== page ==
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The November 19th edition of Maclean's magazine has published a feature article on the growth and renewed momentum in Canada's pro-life movement. The piece, written by Charlie Gillis is titled, "The Right Words". It takes an objective look at recent attempts to place fetal rights back on the agenda of public discourse. The author attributes the change in strategy, endorsed by and many other groups, as a major contributing factor to the renewed excitement in the pro-life movement. Here's a few paragraphs from the article: "Why, then, is it [fetal rights] back on the public agenda?...In part because the law abhors a vacuum. Just as important, though, has been a renewed sense of mission within Canada’s battle-scarred pro-life movement, which has modified both its message and strategy to more closely reflect mainstream values. A pivotal moment came last May, when representatives from the Association for Reformed Political Action, a national Christian advocacy group, approached Vancouver-based activist Mike Schouten about running an initiative to build support for fetal protection legislation.

*This article first appeared at and is republished here with Mr. Woodworth's permission. Part I: Motion 312, Fixed-Wing Technology and Ballooning -An Allegoryby Stephen Woodworth Note:  The following account is intended to be entirely fictional.  Resemblance to any persons, living or dead, is entirely coincidental. In the early days of air flight, a Canadian aviation engineer was well-known for his opposition to ballooning (which was the established method of air flight in those days).  He actively spoke and wrote against ballooning, penning letters to the editor and articles in professional journals to express this opposition to ballooning.After years of being stonewalled by an aviation establishment entirely enamoured with ballooning and which was completely unwilling to consider alternatives, he fell into deep thought.“Perhaps I could find some other issue to pursue on which a majority of Canadians could agree,” he wondered to himself “Could I find some aviation principles on which we might find a consensus?” After serious analysis, he came up with some aviation principles he felt might be acceptable to everyone.  He suggested a process to study the principles of fixed-wing aircraft to determine whether or not they should be pursued.  He suggested that the study consider whether or not existing legal prohibitions against fixed wing aviation were consistent with early 20th century aviation science and understanding.  He pointed out that Canada was one of only a few advanced nations to completely protect ballooning against fixed wing development.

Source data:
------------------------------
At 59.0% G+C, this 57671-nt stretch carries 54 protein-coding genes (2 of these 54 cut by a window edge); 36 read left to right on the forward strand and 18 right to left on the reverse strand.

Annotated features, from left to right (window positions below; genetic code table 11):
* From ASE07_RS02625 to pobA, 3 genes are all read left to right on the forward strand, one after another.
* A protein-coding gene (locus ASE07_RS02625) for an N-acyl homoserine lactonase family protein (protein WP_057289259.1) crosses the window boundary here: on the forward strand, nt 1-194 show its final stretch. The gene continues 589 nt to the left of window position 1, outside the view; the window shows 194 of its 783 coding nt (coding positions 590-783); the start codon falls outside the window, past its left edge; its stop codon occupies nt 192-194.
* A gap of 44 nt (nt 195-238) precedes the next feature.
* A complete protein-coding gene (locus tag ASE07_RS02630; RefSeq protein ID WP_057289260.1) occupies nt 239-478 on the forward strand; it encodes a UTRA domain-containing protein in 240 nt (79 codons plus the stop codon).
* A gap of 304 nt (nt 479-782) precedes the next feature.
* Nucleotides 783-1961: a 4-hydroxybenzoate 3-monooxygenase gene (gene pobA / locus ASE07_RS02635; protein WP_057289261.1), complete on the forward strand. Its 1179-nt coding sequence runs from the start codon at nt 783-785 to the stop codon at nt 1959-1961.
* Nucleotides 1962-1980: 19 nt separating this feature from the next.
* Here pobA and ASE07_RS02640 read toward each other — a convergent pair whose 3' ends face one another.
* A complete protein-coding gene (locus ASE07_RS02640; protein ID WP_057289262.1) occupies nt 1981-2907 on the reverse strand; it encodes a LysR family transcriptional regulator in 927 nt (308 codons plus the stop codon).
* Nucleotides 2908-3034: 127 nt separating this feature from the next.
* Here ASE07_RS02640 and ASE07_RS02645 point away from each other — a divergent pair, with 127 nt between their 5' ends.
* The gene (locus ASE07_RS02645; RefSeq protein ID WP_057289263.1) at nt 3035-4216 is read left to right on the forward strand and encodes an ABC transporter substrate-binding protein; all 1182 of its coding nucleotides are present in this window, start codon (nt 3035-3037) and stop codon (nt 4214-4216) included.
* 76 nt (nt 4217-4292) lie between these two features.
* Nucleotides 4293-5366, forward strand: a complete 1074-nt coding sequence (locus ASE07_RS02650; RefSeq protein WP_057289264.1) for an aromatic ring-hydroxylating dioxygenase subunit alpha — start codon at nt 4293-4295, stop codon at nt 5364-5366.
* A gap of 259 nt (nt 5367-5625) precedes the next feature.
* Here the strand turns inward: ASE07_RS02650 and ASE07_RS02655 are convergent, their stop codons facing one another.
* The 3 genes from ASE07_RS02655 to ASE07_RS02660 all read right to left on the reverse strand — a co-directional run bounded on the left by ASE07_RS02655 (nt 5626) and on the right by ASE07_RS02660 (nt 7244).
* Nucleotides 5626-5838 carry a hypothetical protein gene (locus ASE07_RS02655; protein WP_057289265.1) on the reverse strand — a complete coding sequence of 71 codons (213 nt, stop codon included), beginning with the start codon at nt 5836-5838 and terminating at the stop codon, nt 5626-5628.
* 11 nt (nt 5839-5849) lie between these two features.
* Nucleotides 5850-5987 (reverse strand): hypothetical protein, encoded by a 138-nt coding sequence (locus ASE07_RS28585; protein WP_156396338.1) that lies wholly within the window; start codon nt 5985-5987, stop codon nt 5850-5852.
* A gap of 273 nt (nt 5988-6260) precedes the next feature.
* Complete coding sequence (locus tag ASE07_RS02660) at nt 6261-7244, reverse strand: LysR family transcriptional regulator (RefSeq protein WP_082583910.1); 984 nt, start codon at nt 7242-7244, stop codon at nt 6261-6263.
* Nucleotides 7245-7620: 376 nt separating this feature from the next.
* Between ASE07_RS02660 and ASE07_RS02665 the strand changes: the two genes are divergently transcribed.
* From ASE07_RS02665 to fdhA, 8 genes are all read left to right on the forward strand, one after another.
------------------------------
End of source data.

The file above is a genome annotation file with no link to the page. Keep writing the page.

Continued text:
This article is written by Jonathon Van Maren, communications director for Canadian Centre for Bio-Ethical Reform and is re-published with his permission. I have two huge pet peeves about the way politicians, commentators, and people in general talk about abortion in the public sphere. Well, actually a lot more than two, but two that have bothered me recently and often. First, politicians seem to have a habit of saying things like, “I believe life begins at conception” or “I believe abortion kills a baby and is wrong.” You’re probably thinking, What’s wrong with that? Sounds good to me! The problem with this is that those two statements are not a matter of subjective belief. They are scientific fact. I don’t really care if you “believe” life begins at conception or if you “disbelieve” it. When life begins is a scientific question and science answers that question for us very definitively. To cite only one of many examples, Keith L. Moore’s embryology textbook The Developing Human: Clinically Oriented Embryology states that, “Human development begins at fertilization, when a male gamete or sperm unites with a female gamete or oocyte to form a single cell, a zygote. This highly specialized, totipotent cell marks the beginning of each of us as a unique individual.” (That’s from the eighth edition, page 15 if you want to fact-check me.) Now imagine if Paul Ryan had said something like that while Joe Biden was trying to explain why he didn’t need to live his faith.